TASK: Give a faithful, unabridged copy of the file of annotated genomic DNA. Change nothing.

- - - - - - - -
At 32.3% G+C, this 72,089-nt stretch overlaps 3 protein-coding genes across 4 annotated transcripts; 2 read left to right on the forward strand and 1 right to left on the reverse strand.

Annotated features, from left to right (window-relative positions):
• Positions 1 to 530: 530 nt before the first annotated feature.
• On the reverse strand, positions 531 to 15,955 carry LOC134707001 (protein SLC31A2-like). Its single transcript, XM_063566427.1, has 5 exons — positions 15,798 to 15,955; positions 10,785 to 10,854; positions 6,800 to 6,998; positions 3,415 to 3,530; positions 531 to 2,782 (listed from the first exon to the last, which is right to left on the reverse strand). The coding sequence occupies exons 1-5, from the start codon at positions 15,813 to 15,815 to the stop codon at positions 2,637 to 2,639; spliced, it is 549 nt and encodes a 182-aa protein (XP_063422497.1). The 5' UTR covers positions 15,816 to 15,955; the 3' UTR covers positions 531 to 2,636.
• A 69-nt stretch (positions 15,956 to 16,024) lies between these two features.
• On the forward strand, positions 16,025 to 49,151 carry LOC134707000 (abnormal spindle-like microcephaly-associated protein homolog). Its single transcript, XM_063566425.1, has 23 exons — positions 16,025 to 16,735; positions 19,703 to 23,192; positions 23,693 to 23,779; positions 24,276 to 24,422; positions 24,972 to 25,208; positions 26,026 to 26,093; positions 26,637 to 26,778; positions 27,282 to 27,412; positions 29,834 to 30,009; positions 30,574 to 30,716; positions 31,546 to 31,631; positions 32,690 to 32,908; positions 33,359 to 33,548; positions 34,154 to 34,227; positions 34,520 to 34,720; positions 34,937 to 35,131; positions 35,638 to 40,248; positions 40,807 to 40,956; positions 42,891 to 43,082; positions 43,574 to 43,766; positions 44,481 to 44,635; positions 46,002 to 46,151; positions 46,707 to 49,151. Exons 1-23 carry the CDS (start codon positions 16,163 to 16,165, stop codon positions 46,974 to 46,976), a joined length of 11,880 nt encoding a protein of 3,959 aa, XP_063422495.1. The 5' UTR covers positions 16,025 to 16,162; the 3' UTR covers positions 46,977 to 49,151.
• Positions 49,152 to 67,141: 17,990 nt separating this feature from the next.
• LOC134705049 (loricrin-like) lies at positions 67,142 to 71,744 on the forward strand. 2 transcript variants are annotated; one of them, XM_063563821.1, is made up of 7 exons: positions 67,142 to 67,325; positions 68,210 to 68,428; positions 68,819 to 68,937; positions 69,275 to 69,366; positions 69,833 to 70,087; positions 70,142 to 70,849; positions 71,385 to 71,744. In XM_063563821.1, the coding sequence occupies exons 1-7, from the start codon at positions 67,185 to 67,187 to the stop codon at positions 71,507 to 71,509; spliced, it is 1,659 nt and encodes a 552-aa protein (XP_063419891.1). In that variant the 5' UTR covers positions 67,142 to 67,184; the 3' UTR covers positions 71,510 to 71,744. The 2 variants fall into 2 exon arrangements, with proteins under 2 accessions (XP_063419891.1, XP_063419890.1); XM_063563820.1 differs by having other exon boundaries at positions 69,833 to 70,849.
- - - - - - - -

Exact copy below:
At 32.3% G+C, this 72,089-nt stretch overlaps 3 protein-coding genes across 4 annotated transcripts; 2 read left to right on the forward strand and 1 right to left on the reverse strand.

Annotated features, from left to right (window-relative positions):
• Positions 1 to 530: 530 nt before the first annotated feature.
• On the reverse strand, positions 531 to 15,955 carry LOC134707001 (protein SLC31A2-like). Its single transcript, XM_063566427.1, has 5 exons — positions 15,798 to 15,955; positions 10,785 to 10,854; positions 6,800 to 6,998; positions 3,415 to 3,530; positions 531 to 2,782 (listed from the first exon to the last, which is right to left on the reverse strand). The coding sequence occupies exons 1-5, from the start codon at positions 15,813 to 15,815 to the stop codon at positions 2,637 to 2,639; spliced, it is 549 nt and encodes a 182-aa protein (XP_063422497.1). The 5' UTR covers positions 15,816 to 15,955; the 3' UTR covers positions 531 to 2,636.
• A 69-nt stretch (positions 15,956 to 16,024) lies between these two features.
• On the forward strand, positions 16,025 to 49,151 carry LOC134707000 (abnormal spindle-like microcephaly-associated protein homolog). Its single transcript, XM_063566425.1, has 23 exons — positions 16,025 to 16,735; positions 19,703 to 23,192; positions 23,693 to 23,779; positions 24,276 to 24,422; positions 24,972 to 25,208; positions 26,026 to 26,093; positions 26,637 to 26,778; positions 27,282 to 27,412; positions 29,834 to 30,009; positions 30,574 to 30,716; positions 31,546 to 31,631; positions 32,690 to 32,908; positions 33,359 to 33,548; positions 34,154 to 34,227; positions 34,520 to 34,720; positions 34,937 to 35,131; positions 35,638 to 40,248; positions 40,807 to 40,956; positions 42,891 to 43,082; positions 43,574 to 43,766; positions 44,481 to 44,635; positions 46,002 to 46,151; positions 46,707 to 49,151. Exons 1-23 carry the CDS (start codon positions 16,163 to 16,165, stop codon positions 46,974 to 46,976), a joined length of 11,880 nt encoding a protein of 3,959 aa, XP_063422495.1. The 5' UTR covers positions 16,025 to 16,162; the 3' UTR covers positions 46,977 to 49,151.
• Positions 49,152 to 67,141: 17,990 nt separating this feature from the next.
• LOC134705049 (loricrin-like) lies at positions 67,142 to 71,744 on the forward strand. 2 transcript variants are annotated; one of them, XM_063563821.1, is made up of 7 exons: positions 67,142 to 67,325; positions 68,210 to 68,428; positions 68,819 to 68,937; positions 69,275 to 69,366; positions 69,833 to 70,087; positions 70,142 to 70,849; positions 71,385 to 71,744. In XM_063563821.1, the coding sequence occupies exons 1-7, from the start codon at positions 67,185 to 67,187 to the stop codon at positions 71,507 to 71,509; spliced, it is 1,659 nt and encodes a 552-aa protein (XP_063419891.1). In that variant the 5' UTR covers positions 67,142 to 67,184; the 3' UTR covers positions 71,510 to 71,744. The 2 variants fall into 2 exon arrangements, with proteins under 2 accessions (XP_063419891.1, XP_063419890.1); XM_063563820.1 differs by having other exon boundaries at positions 69,833 to 70,849.